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  • Short genome report
  • Open Access

Complete genome sequence of Jiangella gansuensis strain YIM 002T (DSM 44835T), the type species of the genus Jiangella and source of new antibiotic compounds

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Standards in Genomic Sciences201712:21

  • Received: 15 November 2016
  • Accepted: 4 January 2017
  • Published:


Jiangella gansuensis strain YIM 002T is the type strain of the type species of the genus Jiangella, which is at the present time composed of five species, and was isolated from desert soil sample in Gansu Province (China). The five strains of this genus are clustered in a monophyletic group when closer actinobacterial genera are used to infer a 16S rRNA gene sequence phylogeny. The study of this genome is part of the G enomic E ncyclopedia of B acteria and A rchaea project, and here we describe the complete genome sequence and annotation of this taxon. The genome of J. gansuensis strain YIM 002T contains a single scaffold of size 5,585,780 bp, which involves 149 pseudogenes, 4905 protein-coding genes and 50 RNA genes, including 2520 hypothetical proteins and 4 rRNA genes. From the investigation of genome sizes of Jiangella species, J. gansuensis shows a smaller size, which indicates this strain might have discarded too much genetic information to adapt to desert environment. Seven new compounds from this bacterium have recently been described; however, its potential should be higher, as secondary metabolite gene cluster analysis predicted 60 gene clusters, including the potential to produce the pristinamycin.


  • Jiangella gansuensis
  • Jiangellales
  • Desert
  • Genome
  • Taxonomic comments
  • GEBA


Jiangella gansuensis strain YIM 002 T (=DSM 44835 T =CCTCC AA 204001 T =KCTC 19044 T) is the type strain of J. gansuensis . This organism is an aerobic, Gram-positive, haloduric filamentous actinomycete, placed within the genus Jiangella [1].

The genus Jiangella was first identified by Song et al. in 2005, including five halotolerant species listed at present by LPSN [2]. Members of this taxon isolated from different habitats, respectively, are rarely described except for their polyphasic approach based on combination of phenotypic and genotypic characteristics [1, 36]. The Jiangella was originally identified as a new genus of the family Nocardioidaceae within the suborder Propionibacterineae [1] based on phenotypic and genotypic criteria. However, the reconstruction of the phylogenetic relationships of Actinobacteria at higher taxa was done later based on using the 16S rRNA genes and other related evidences, such as taxon-specific 16S rRNA gene signature nucleotides [7, 8]. After the genus Haloactinopolyspora was described by Tang et al., the genus Jiangella together with the genus Haloactinopolyspora were placed in a novel family Jiangellaceae belong to Jiangellineae subord. nov., mainly because of theirs signature nucleotide patterns, 16S rRNA gene similarity and phylogenetic criteria [9]. Presently, the J. gansuensis is placed in the family Jiangellaceae of the order Jiangellales within the class Actinobacteria [10].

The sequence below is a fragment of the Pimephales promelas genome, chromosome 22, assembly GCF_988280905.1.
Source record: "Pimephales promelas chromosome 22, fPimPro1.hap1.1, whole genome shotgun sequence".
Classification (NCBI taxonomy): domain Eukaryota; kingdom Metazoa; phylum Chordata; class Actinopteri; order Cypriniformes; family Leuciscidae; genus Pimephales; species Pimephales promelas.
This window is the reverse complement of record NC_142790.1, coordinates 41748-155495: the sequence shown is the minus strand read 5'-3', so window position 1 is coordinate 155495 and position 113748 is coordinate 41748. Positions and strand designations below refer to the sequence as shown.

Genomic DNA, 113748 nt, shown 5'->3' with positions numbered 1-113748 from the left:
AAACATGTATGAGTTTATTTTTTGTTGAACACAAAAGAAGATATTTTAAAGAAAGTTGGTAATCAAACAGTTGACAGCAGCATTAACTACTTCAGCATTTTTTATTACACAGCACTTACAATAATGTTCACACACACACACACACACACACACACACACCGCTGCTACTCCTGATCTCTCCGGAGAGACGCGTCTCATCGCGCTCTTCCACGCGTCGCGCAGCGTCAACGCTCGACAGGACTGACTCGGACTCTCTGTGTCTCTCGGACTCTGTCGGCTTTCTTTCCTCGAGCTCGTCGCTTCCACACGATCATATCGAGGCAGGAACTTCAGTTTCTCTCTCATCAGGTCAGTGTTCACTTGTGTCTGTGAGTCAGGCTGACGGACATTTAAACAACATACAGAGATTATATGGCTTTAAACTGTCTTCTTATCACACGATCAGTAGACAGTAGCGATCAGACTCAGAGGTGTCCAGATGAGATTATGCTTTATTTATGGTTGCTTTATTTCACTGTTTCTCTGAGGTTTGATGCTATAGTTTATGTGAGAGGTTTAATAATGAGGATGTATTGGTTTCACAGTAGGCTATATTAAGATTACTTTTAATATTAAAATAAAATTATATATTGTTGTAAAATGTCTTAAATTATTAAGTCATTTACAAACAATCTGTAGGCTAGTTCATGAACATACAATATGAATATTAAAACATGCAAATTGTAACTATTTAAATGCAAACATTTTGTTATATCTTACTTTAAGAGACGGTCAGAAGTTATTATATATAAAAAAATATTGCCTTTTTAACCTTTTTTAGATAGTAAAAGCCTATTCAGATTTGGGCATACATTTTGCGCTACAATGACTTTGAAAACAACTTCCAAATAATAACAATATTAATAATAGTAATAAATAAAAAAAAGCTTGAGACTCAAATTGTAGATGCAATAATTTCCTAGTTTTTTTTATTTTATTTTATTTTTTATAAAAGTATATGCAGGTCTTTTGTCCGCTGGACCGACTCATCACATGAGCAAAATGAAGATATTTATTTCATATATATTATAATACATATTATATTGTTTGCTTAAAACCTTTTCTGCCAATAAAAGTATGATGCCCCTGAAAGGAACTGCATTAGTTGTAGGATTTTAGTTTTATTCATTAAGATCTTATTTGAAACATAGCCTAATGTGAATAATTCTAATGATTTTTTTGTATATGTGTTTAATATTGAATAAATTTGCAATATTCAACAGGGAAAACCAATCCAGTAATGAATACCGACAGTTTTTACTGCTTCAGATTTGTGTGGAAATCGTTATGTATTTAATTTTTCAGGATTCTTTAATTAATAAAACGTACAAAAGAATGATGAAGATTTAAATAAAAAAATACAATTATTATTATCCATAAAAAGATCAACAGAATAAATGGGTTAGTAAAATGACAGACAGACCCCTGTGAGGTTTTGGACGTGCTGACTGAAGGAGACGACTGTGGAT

The capacity of J. gansuensis YIM 002 T to produce seven new compounds (five pyrrol-2-aldehyde compounds, jiangrines A-E; one indolizine derivative, jiangrine F; one glycolipid, jiangolide) has previously been shown [11], highlighting the importance of this bacterium and its analysis as a novel source of secondary metabolites. As part of the GEBA project and considering its phylogenetic position and biological significance, we finally decided to sequence the genome of the type strain of J. gansuensis . Here we present a summary classification and a set of features for J. gansuensis YIM 002 T, together with the description of genomic sequencing and annotation. At the same time, we will provide a brief introduction of its genome in this article.

Organism information

Classification and features

Strain YIM 002 T is a free-living isolate collected from a desert soil sample of Gansu Province during an investigation into microbial diversity of extreme environments. This actinobacterium forms well-differentiated non-sporulating aerial and substrate mycelia. Its aerial hypha was observed to have yellow-white color at the earliest and finally turns to orange-yellow after few days on NA medium, and its substrate mycelia fragmented into short or elongated rods in the early phase of the growth (Fig. 1). Growth was observed on ISP 2, ISP 3, ISP 4, ISP 5, nutrient agar and Czapek’s agar [1, 12]. The type strain of this taxon is able to tolerate a pH range between 5.0 and 10.0, and able to growth at the salinity between 0 and 10% (w/v NaCl), with no growth observed at 12.5%. Optimal growth of strain YIM 002 T occurs at pH 7.0–8.0, 1–5% (w/v) NaCl and 28 °C. The diamino acid in the peptidoglycan is LL-2,6-diaminopimelate. MK-9(H4) is the predominant menaquinone. The primary phospholipids profile of strain DSM 44835 T was found to consist of phosphatidylinositol mannosides, phosphatidylinositol and diphosphatidylglycerol. Its major cellular fatty acids (>10%) are anteiso-C15:0, anteiso-C17:0 and iso-C15:0. Whole cell sugar composition includes glucose and ribose, whereas the amino acids in the peptidoglycan layer were LL-A2pm, alanine, glycine and glutamic acid [1]. The DNA G + C content of the type strain was previously determined as 70% while genome analysis showed a higher value of 70.91%.